Today, though? Today I’m at my computer and the kids are slack-jawed in front of the TV. When I came in to get AJ from her “quiet time,” she was snuggled up in her bed. In bed. This is a kid who believes that “quiet time” means “time when I get to jump all over my room while telling, at the top of my lungs, all my dolls and plushies how to dance/behave/learn/play soccer/do whatever I want them to.” She told me that she wanted to stay home because she was scared her ears would hurt in the water. Poor thing.
So here we are, and I have a chance to play a little blog catch-up. Whee!
Not that I have too much exciting to say. The kitchen is less amorphous, but still awaiting any real work. BUT we’ve bought some appliances, should have cabinets here next week, and have countertop and tile nearly finalized. Mostly this is thanks to good friends with advice and/or free childcare. I don’t feel relaxed, but I do feel a little better. Check in next week and see if I’ve managed to clean out garage space for the cabinets, and then you’ll know if I actually feel like we’ll survive.
I did manage to fit in a special tea party for AJ yesterday, too. As a reward for handling the change to the fuller fall schedule of day care gracefully, I picked her up early, picked up her friend E (different E from today, though), and took them both home to Tea Party Central. We had antique teacups, “tea” (apple cider in a teapot), fancy flower cookies from a local bakery, strawberries in pretty china bowls, and princess napkins. Super cute. They spent the whole time talking about “princess manners.” The best was when AJ said, “One good rule is no slurping. I’m teaching my daddy not to slurp, and I’m hoping that he’ll help Pop-pop stop slurping.”
Toph was bereft when he heard there’d be a tea party without him, so we had an encore performance (minus cookies) after picking him up. He may have been more excited than AJ.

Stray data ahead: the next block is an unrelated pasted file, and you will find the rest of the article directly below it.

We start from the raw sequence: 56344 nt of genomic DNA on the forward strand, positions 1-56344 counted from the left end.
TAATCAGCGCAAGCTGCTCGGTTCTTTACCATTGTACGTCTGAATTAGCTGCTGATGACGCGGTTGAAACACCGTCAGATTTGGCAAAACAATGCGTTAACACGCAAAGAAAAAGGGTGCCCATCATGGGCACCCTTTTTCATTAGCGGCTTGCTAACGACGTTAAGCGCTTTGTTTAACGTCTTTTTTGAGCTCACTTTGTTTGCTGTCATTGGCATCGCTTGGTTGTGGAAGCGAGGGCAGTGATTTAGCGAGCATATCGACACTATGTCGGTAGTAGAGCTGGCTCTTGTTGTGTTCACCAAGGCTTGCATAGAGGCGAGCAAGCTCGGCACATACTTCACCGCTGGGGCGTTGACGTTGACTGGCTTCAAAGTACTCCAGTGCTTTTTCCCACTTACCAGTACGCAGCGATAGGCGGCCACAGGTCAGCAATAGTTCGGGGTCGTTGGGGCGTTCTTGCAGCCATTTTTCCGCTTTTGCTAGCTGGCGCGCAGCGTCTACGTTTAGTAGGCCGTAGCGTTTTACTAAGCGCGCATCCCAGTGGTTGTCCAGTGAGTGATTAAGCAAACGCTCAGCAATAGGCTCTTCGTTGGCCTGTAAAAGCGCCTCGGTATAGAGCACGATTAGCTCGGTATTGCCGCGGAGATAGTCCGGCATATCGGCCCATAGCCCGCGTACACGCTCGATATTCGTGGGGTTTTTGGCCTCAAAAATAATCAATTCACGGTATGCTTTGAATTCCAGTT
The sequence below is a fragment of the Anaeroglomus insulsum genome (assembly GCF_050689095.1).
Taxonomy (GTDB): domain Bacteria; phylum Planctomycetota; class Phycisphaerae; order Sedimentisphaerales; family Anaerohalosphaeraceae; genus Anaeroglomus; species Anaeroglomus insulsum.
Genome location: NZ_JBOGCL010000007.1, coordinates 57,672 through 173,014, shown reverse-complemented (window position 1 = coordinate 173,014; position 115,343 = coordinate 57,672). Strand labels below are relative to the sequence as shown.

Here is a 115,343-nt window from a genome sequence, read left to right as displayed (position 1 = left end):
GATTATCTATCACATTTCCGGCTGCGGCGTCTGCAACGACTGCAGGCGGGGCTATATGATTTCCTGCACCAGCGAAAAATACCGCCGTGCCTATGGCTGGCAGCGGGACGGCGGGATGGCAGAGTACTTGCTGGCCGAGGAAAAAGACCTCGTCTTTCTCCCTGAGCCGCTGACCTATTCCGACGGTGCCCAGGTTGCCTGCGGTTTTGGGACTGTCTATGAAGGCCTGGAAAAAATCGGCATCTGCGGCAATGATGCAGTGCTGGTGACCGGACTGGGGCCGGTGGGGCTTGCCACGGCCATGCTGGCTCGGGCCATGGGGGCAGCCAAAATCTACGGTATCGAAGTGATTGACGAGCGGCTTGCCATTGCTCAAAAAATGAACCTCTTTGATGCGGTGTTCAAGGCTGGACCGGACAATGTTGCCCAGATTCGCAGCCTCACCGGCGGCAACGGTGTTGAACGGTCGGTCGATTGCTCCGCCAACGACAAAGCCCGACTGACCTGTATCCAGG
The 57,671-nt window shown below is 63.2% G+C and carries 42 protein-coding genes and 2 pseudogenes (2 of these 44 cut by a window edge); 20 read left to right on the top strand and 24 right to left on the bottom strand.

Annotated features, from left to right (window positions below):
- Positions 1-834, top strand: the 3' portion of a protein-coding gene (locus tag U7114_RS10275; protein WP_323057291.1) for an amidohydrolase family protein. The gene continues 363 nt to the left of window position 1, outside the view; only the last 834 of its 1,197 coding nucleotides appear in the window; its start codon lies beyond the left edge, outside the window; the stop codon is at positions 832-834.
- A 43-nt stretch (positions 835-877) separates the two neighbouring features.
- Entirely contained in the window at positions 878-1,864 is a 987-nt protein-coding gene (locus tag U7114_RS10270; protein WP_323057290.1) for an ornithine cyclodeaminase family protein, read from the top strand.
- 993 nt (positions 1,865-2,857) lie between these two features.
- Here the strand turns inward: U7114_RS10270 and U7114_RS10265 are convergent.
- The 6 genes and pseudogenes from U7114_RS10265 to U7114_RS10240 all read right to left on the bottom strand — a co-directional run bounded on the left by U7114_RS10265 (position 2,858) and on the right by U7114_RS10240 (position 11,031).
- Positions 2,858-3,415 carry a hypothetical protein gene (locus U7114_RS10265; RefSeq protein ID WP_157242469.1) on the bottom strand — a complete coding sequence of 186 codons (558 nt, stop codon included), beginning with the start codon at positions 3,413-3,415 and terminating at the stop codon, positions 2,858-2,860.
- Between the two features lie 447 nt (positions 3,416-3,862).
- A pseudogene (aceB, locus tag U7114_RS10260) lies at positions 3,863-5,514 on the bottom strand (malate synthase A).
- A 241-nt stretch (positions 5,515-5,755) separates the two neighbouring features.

Other “big events” included a class at Drumlin Farm wherein I learned the entertainment power of a nutcracker and a bag of mixed nuts; our intermittent/intinerant visitor Mary; flu shots for both kiddos (AJ: “I stood as still as a statue and I didn’t cry. Toph stood as still as a statue but he did cry.”) — but not at the same appointment as for AJ’s skin bump two days before because that would be far too convenient, and by the way, when did the pediatrician’s office stop giving out stickers?!; a “rock star” birthday party for one of AJ’s good Acorn friends; and a vet appointment for Topie who has a weirdo lip thing with the disgusting name “rodent ulcer.” Ewwww.
None of the events included hockey for me. Despite the season starting a couple weeks back, I have been unable to put on elbow guards without a lot of pain, thanks to a run-in with the gate at the top of the stairs a while back. And while I’ve managed to book several pediatrician and vet appointments, I don’t seem able to book my own doctor’s appointment.
I’d say that I’ll do it tomorrow, but I have a feeling I’ll forget before I get home from day care (yet again). Plus, that doctor’s appointment would take valuable time away from my fretting about the kitchen and assorted other things, like getting ready for Thanksgiving in North Carolina!